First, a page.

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expression plasmids for tRNA - (Dec/17/2012 )


Has anyone done tRNA overexpression? I came across very old papers in this regard, I don't know if some plasmid vectors are available for tRNA expression. I am just reading literature and going through the papers, completely new to RNA work. Please help me experts out there. Need to overexpress tRNA in E.coli for further studies.



Several protein expression system have plasmids overexpressing tRNAs, especially rare codon tRNAs. Check the Origami and Rosetta strains of E. coli BL21 (DE3).


Thanks Phage, you are right that these strains are having rare codon expressing tRNAs, but I was wondering if tRNA can also be cloned like any other gene, and if it can be expressed in some plasmid, for instance have a look on this link-

I think, this template is for his-tRNA, i don't know if I am right ..can it be used for other specific tRNAs....also look at the paper-

this is quite old paper....I dint find any recent paper related to these kind of studies.


If you check, the Origami and Rosetta strains are implmented with a plasmid containing genes for the rare codons, so, yes, this can definitely be done.
The sequence for those plasmids may be online, although I'm not certain it is. Even if not, it would be easy to sequence it. There is nothing difficult about cloning a tRNA gene -- it's just like any other gene, except the end is determined with a transcriptional terminator. The mRNA is processed after transcription by precise cutting, so the flanking mRNA bases must be present.

The first reference was for production of tRNA in an in vitro system, and is probably not what you want. The second is much closer, and should show you how to construct the desired plasmid. You may or may not need the overexpression at high temperatures (I probably would avoid that complexity).


Are you wanting to purify in vitro transcribed tRNA or native tRNA? In some cases the modifications don't matter as much (I could get crucified for saying that) and in other cases they are absolutely necessary. In-vitro transcription gives you more tRNA for the amount of time you spend in the purification process. I haven't done the math, but I'm pretty sure it is less expensive as well.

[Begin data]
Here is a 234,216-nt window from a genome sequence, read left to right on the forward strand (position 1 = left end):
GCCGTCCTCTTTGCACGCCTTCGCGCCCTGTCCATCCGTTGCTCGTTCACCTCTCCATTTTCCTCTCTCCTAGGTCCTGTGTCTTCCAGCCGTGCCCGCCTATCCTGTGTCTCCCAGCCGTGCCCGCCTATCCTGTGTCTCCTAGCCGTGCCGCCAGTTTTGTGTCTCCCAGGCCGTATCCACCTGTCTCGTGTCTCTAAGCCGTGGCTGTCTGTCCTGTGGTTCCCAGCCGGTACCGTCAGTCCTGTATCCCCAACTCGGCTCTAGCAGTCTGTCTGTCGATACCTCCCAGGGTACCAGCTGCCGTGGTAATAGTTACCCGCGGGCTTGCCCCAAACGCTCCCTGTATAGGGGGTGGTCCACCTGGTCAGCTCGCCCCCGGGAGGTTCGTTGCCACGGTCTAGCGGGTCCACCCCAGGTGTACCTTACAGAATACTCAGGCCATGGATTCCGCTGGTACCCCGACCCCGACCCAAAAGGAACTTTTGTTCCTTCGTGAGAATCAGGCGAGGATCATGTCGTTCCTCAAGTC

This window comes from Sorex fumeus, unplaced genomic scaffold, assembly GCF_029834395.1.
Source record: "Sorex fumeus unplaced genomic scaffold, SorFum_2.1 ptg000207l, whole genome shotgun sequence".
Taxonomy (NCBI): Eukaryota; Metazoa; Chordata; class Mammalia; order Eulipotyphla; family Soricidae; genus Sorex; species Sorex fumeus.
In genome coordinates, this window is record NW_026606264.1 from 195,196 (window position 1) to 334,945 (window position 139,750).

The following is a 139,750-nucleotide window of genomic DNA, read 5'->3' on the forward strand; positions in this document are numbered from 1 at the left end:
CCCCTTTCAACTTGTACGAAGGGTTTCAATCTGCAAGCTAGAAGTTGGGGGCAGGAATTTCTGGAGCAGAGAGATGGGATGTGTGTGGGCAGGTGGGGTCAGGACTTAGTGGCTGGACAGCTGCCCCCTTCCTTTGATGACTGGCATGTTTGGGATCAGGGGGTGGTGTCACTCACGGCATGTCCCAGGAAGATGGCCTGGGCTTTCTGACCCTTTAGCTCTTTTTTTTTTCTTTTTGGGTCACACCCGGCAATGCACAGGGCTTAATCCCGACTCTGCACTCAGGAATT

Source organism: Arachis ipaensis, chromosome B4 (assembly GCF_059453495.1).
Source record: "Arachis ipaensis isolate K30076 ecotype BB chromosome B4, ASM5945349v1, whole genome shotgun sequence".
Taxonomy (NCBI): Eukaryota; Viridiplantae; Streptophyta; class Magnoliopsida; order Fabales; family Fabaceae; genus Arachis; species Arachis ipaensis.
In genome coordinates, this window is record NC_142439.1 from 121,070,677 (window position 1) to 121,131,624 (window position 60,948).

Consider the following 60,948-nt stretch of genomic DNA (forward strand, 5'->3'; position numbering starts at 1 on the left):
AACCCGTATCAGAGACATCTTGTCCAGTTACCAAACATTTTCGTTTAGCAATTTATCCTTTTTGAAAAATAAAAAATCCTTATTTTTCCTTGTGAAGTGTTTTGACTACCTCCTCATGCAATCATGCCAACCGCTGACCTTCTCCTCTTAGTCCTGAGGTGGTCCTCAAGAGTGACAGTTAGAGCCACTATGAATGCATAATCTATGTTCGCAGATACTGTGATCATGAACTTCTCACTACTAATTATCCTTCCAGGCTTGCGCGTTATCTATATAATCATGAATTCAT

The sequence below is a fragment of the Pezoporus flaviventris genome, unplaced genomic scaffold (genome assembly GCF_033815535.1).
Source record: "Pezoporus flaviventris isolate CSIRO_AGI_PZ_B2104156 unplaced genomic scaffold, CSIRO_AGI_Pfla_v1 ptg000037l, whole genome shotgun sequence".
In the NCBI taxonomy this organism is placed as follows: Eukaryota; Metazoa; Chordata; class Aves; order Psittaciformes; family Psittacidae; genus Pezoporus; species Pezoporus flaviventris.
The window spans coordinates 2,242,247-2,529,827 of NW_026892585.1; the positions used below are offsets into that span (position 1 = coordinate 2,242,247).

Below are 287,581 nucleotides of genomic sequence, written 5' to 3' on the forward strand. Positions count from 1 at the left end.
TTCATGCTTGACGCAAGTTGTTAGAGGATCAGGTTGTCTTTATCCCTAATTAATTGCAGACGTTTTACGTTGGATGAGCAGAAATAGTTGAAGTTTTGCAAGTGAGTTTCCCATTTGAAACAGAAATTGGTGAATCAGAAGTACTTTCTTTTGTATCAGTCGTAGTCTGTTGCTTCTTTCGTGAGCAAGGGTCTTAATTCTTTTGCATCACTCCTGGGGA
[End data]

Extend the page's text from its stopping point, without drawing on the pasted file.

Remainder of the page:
Our lab has cloned tRNA into pUC18 vectors with success. For in-vitro transcription, we insert the vector into DH5-alpha and then mega prep the plasmid. We then cut with BstNI (cuts after CCW), in vitro transcribe, run on a Urea gel, then extract the tRNA from the gel and do a final ethanol precipitation to clean it all up. I have done some purification of native tRNA but for my purposes it isn't totally necessary. I am not as familiar with the protocol to do that so I'm afraid any advice I may give you might turn out to be bad advice. I'll have to ask my lab mates more about the native tRNA purification protocol.

Recently, a labmate of mine spoke with another lab that uses a vector that will self-splice the inserted gene, and I believe they can purify both native and in-vitro transcribed tRNA without having to do any restriction digests, which is nice. Again, I don't know much about this vector (the name of which escapes me), but if you are starting from scratch, it may be easier to start this way.


Thanks so much AaronF!! Its a great help. our purpose is to get good quality and good quantity of specific tRNA. And I think for that we need to clone it only. I will check for puc18 vector and try to design an experiment as you suggested. I will look into details of this and then may be I'll bother you again. I have done cloning for genes like putting them into pBS, pET vectors, miniprep etc. But for tRNA I need to see how to design primers also. So yes I need to start it from scratch.